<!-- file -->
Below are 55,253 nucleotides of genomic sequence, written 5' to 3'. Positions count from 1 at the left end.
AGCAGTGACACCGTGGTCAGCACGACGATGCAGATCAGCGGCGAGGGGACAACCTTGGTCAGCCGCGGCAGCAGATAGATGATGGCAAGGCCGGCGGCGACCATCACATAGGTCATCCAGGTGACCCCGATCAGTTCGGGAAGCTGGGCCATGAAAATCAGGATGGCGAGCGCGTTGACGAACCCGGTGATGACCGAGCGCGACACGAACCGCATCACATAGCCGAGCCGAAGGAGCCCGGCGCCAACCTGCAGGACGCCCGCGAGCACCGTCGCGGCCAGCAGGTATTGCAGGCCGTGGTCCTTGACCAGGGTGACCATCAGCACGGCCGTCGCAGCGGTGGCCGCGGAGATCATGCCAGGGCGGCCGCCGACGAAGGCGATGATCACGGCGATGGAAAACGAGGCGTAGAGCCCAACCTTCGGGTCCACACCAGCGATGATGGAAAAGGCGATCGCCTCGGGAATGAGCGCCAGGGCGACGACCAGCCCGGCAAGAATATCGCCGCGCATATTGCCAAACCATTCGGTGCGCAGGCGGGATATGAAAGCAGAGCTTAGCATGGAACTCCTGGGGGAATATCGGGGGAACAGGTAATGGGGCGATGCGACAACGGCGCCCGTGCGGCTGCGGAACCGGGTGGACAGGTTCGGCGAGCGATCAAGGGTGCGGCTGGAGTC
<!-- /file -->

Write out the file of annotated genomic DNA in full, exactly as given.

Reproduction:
Below are 55,253 nucleotides of genomic sequence, written 5' to 3'. Positions count from 1 at the left end.
AGCAGTGACACCGTGGTCAGCACGACGATGCAGATCAGCGGCGAGGGGACAACCTTGGTCAGCCGCGGCAGCAGATAGATGATGGCAAGGCCGGCGGCGACCATCACATAGGTCATCCAGGTGACCCCGATCAGTTCGGGAAGCTGGGCCATGAAAATCAGGATGGCGAGCGCGTTGACGAACCCGGTGATGACCGAGCGCGACACGAACCGCATCACATAGCCGAGCCGAAGGAGCCCGGCGCCAACCTGCAGGACGCCCGCGAGCACCGTCGCGGCCAGCAGGTATTGCAGGCCGTGGTCCTTGACCAGGGTGACCATCAGCACGGCCGTCGCAGCGGTGGCCGCGGAGATCATGCCAGGGCGGCCGCCGACGAAGGCGATGATCACGGCGATGGAAAACGAGGCGTAGAGCCCAACCTTCGGGTCCACACCAGCGATGATGGAAAAGGCGATCGCCTCGGGAATGAGCGCCAGGGCGACGACCAGCCCGGCAAGAATATCGCCGCGCATATTGCCAAACCATTCGGTGCGCAGGCGGGATATGAAAGCAGAGCTTAGCATGGAACTCCTGGGGGAATATCGGGGGAACAGGTAATGGGGCGATGCGACAACGGCGCCCGTGCGGCTGCGGAACCGGGTGGACAGGTTCGGCGAGCGATCAAGGGTGCGGCTGGAGTC